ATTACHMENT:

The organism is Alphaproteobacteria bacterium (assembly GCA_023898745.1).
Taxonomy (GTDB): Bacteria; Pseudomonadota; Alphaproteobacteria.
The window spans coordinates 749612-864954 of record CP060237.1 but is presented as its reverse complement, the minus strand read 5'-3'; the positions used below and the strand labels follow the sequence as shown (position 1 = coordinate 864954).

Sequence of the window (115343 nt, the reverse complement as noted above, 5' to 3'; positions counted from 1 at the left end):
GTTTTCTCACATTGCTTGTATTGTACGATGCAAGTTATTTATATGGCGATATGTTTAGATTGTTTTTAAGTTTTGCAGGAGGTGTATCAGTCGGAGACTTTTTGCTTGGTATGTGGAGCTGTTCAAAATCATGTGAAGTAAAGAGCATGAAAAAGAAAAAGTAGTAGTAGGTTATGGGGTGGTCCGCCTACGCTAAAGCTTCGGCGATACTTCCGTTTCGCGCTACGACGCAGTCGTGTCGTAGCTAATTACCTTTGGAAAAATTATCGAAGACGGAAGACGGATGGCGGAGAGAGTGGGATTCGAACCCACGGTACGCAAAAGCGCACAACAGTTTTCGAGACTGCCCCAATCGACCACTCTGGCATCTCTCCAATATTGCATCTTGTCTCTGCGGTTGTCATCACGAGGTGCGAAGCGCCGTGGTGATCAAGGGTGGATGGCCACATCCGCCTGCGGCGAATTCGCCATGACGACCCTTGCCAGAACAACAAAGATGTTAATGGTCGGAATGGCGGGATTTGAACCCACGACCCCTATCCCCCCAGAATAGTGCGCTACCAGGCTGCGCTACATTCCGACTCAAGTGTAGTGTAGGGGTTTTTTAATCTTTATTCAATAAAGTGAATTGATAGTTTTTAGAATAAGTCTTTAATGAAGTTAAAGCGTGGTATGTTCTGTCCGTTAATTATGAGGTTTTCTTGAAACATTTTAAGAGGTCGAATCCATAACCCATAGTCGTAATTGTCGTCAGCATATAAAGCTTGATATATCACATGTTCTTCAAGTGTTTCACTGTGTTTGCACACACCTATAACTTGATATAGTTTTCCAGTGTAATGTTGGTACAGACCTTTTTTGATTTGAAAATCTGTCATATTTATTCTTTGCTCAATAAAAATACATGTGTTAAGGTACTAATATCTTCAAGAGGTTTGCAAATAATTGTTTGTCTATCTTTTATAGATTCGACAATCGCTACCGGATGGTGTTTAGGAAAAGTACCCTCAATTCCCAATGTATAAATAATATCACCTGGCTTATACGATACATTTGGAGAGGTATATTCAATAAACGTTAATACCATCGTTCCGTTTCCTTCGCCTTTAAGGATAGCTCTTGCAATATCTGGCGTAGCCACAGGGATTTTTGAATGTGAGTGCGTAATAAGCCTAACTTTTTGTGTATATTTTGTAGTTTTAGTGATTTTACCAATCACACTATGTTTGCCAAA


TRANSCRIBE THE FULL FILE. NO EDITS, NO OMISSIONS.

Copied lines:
The organism is Alphaproteobacteria bacterium (assembly GCA_023898745.1).
Taxonomy (GTDB): Bacteria; Pseudomonadota; Alphaproteobacteria.
The window spans coordinates 749612-864954 of record CP060237.1 but is presented as its reverse complement, the minus strand read 5'-3'; the positions used below and the strand labels follow the sequence as shown (position 1 = coordinate 864954).

Sequence of the window (115343 nt, the reverse complement as noted above, 5' to 3'; positions counted from 1 at the left end):
GTTTTCTCACATTGCTTGTATTGTACGATGCAAGTTATTTATATGGCGATATGTTTAGATTGTTTTTAAGTTTTGCAGGAGGTGTATCAGTCGGAGACTTTTTGCTTGGTATGTGGAGCTGTTCAAAATCATGTGAAGTAAAGAGCATGAAAAAGAAAAAGTAGTAGTAGGTTATGGGGTGGTCCGCCTACGCTAAAGCTTCGGCGATACTTCCGTTTCGCGCTACGACGCAGTCGTGTCGTAGCTAATTACCTTTGGAAAAATTATCGAAGACGGAAGACGGATGGCGGAGAGAGTGGGATTCGAACCCACGGTACGCAAAAGCGCACAACAGTTTTCGAGACTGCCCCAATCGACCACTCTGGCATCTCTCCAATATTGCATCTTGTCTCTGCGGTTGTCATCACGAGGTGCGAAGCGCCGTGGTGATCAAGGGTGGATGGCCACATCCGCCTGCGGCGAATTCGCCATGACGACCCTTGCCAGAACAACAAAGATGTTAATGGTCGGAATGGCGGGATTTGAACCCACGACCCCTATCCCCCCAGAATAGTGCGCTACCAGGCTGCGCTACATTCCGACTCAAGTGTAGTGTAGGGGTTTTTTAATCTTTATTCAATAAAGTGAATTGATAGTTTTTAGAATAAGTCTTTAATGAAGTTAAAGCGTGGTATGTTCTGTCCGTTAATTATGAGGTTTTCTTGAAACATTTTAAGAGGTCGAATCCATAACCCATAGTCGTAATTGTCGTCAGCATATAAAGCTTGATATATCACATGTTCTTCAAGTGTTTCACTGTGTTTGCACACACCTATAACTTGATATAGTTTTCCAGTGTAATGTTGGTACAGACCTTTTTTGATTTGAAAATCTGTCATATTTATTCTTTGCTCAATAAAAATACATGTGTTAAGGTACTAATATCTTCAAGAGGTTTGCAAATAATTGTTTGTCTATCTTTTATAGATTCGACAATCGCTACCGGATGGTGTTTAGGAAAAGTACCCTCAATTCCCAATGTATAAATAATATCACCTGGCTTATACGATACATTTGGAGAGGTATATTCAATAAACGTTAATACCATCGTTCCGTTTCCTTCGCCTTTAAGGATAGCTCTTGCAATATCTGGCGTAGCCACAGGGATTTTTGAATGTGAGTGCGTAATAAGCCTAACTTTTTGTGTATATTTTGTAGTTTTAGTGATTTTACCAATCACACTATGTTTGCCAAA